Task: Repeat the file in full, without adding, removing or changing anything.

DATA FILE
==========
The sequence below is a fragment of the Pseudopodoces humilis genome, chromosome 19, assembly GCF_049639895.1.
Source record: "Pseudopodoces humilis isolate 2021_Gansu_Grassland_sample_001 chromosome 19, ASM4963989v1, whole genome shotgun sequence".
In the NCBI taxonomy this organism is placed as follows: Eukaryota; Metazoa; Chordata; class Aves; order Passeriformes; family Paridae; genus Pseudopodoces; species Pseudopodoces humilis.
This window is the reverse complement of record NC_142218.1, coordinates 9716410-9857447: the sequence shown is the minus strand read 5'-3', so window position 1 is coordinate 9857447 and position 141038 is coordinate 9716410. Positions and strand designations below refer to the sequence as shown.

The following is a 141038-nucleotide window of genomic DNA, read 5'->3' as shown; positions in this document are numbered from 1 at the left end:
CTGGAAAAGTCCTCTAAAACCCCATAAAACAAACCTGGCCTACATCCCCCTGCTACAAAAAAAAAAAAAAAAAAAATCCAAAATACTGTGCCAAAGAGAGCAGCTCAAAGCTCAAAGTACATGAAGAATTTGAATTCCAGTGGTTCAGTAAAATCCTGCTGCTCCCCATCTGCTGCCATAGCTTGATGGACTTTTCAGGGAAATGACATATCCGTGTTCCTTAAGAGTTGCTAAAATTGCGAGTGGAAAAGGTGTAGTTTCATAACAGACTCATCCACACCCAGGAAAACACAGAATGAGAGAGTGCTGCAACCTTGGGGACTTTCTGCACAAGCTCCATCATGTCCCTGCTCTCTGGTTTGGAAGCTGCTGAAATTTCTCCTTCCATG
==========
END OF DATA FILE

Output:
The sequence below is a fragment of the Pseudopodoces humilis genome, chromosome 19, assembly GCF_049639895.1.
Source record: "Pseudopodoces humilis isolate 2021_Gansu_Grassland_sample_001 chromosome 19, ASM4963989v1, whole genome shotgun sequence".
In the NCBI taxonomy this organism is placed as follows: Eukaryota; Metazoa; Chordata; class Aves; order Passeriformes; family Paridae; genus Pseudopodoces; species Pseudopodoces humilis.
This window is the reverse complement of record NC_142218.1, coordinates 9716410-9857447: the sequence shown is the minus strand read 5'-3', so window position 1 is coordinate 9857447 and position 141038 is coordinate 9716410. Positions and strand designations below refer to the sequence as shown.

The following is a 141038-nucleotide window of genomic DNA, read 5'->3' as shown; positions in this document are numbered from 1 at the left end:
CTGGAAAAGTCCTCTAAAACCCCATAAAACAAACCTGGCCTACATCCCCCTGCTACAAAAAAAAAAAAAAAAAAAATCCAAAATACTGTGCCAAAGAGAGCAGCTCAAAGCTCAAAGTACATGAAGAATTTGAATTCCAGTGGTTCAGTAAAATCCTGCTGCTCCCCATCTGCTGCCATAGCTTGATGGACTTTTCAGGGAAATGACATATCCGTGTTCCTTAAGAGTTGCTAAAATTGCGAGTGGAAAAGGTGTAGTTTCATAACAGACTCATCCACACCCAGGAAAACACAGAATGAGAGAGTGCTGCAACCTTGGGGACTTTCTGCACAAGCTCCATCATGTCCCTGCTCTCTGGTTTGGAAGCTGCTGAAATTTCTCCTTCCATG